filed in the first quarter of 2003. The Original Debtors and Additional Debtors
are collectively referred to herein as the "Debtors" and the Chapter 11
proceedings of these entities are collectively referred to herein as the
"Cases." For purposes of this Report, the term "Filing Date" shall mean, with
respect to any particular Debtor, the date on which such Debtor filed its Case.
None of KACC's non-U.S. joint ventures are included in the Cases. The Cases are
being jointly administered. The Debtors are managing their businesses in the
ordinary course as debtors-in-possession subject to the control and
administration of the Court.

Original Debtors. During the first quarter of 2002, the Original Debtors filed
separate voluntary petitions for reorganization. The wholly owned subsidiaries
of KACC included in such filings were: Kaiser Bellwood Corporation, Kaiser
Aluminium International, Inc., Kaiser Aluminum Technical Services, Inc., Kaiser
Alumina Australia Corporation (and its wholly owned subsidiary, Kaiser Finance
Corporation) and ten other entities with limited balances or activities.

The necessity for filing the Cases by the Original Debtors was attributable to
the liquidity and cash flow problems of the Company and its subsidiaries arising
in late 2001 and early 2002. The Company was facing significant near-term debt
maturities at a time of unusually weak aluminum industry business conditions,
depressed aluminum prices and a broad economic slowdown that was further
exacerbated by the events of September 11, 2001. In addition, the Company had
become increasingly burdened by asbestos litigation (see Note 12) and growing
legacy obligations for retiree medical and pension costs (see Note 10). The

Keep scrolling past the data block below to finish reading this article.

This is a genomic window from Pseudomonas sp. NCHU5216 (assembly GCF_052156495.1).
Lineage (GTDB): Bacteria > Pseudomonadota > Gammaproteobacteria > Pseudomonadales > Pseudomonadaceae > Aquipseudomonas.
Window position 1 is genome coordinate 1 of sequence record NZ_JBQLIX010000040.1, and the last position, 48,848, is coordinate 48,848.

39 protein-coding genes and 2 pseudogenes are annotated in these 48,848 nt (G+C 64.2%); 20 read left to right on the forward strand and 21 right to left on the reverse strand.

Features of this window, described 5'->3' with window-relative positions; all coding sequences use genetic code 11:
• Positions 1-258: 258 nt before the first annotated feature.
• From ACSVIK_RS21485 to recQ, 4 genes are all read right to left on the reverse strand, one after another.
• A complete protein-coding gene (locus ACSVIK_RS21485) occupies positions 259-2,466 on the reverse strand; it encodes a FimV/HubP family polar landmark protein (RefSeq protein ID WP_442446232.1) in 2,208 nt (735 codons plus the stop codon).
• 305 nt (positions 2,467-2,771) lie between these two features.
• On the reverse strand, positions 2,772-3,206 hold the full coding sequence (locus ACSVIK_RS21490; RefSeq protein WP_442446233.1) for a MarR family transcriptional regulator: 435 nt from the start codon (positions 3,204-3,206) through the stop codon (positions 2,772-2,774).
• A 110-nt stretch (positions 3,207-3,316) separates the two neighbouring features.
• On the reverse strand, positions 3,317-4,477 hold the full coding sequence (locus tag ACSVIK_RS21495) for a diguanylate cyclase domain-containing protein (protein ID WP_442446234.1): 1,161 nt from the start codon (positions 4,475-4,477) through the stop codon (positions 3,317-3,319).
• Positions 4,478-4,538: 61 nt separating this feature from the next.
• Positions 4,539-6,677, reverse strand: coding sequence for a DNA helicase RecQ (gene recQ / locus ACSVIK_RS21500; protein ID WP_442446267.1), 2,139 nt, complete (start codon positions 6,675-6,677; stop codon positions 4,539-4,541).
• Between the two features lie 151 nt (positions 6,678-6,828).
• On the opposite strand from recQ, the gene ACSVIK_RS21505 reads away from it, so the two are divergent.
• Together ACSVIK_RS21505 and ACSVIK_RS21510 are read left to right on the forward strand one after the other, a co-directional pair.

confluence of these factors created the prospect of continuing operating losses
and negative cash flow, resulting in lower credit ratings and an inability to
access the capital markets.

The outstanding principal of, and accrued interest on, all debt of the Original
Debtors became immediately due and payable upon commencement of the Cases.
However, the vast majority of the claims in existence at the Filing Date
(including claims for principal and accrued interest and substantially all legal
proceedings) are stayed (deferred) during the pendency of the Cases. In
connection with the filing of the Original Debtors' Cases, the Court, upon
motion by the Original Debtors, authorized the Original Debtors to pay or
otherwise honor certain unsecured pre-Filing Date claims, including employee
wages and benefits and customer claims in the ordinary course of business,
subject to certain limitations. In July 2002, the Court also issued a final
order authorizing the Company to fund the cash requirements of its foreign joint
ventures in the ordinary course of business and to continue using the Company's
existing cash management systems. The Original Debtors also have the right to
assume or reject executory contracts existing prior to the Filing Date, subject
to Court approval and certain other limitations. In this context, "assumption"
means that the Original Debtors agree to perform their obligations and cure
certain existing defaults under an executory contract and "rejection" means that
the Original Debtors are relieved from their obligations to perform further
under an executory contract and are subject only to a claim for damages for the
breach thereof. Any claim for damages resulting from the rejection of an
executory contract is treated as a general unsecured claim in the Cases.

Generally, pre-Filing Date claims, including certain contingent or unliquidated
claims, against the Original Debtors will fall into two categories: secured and
unsecured. Under the Code, a creditor's claim is treated as secured only to the
extent of the value of the collateral securing such claim, with the balance of
such claim being treated as unsecured. Unsecured and partially secured claims do
not accrue interest after the Filing Date. A fully secured claim, however, does
accrue interest after the Filing Date until the amount due and owing to the
secured creditor, including interest accrued after the Filing Date, is equal to
the value of the collateral securing such claim. The amount and validity of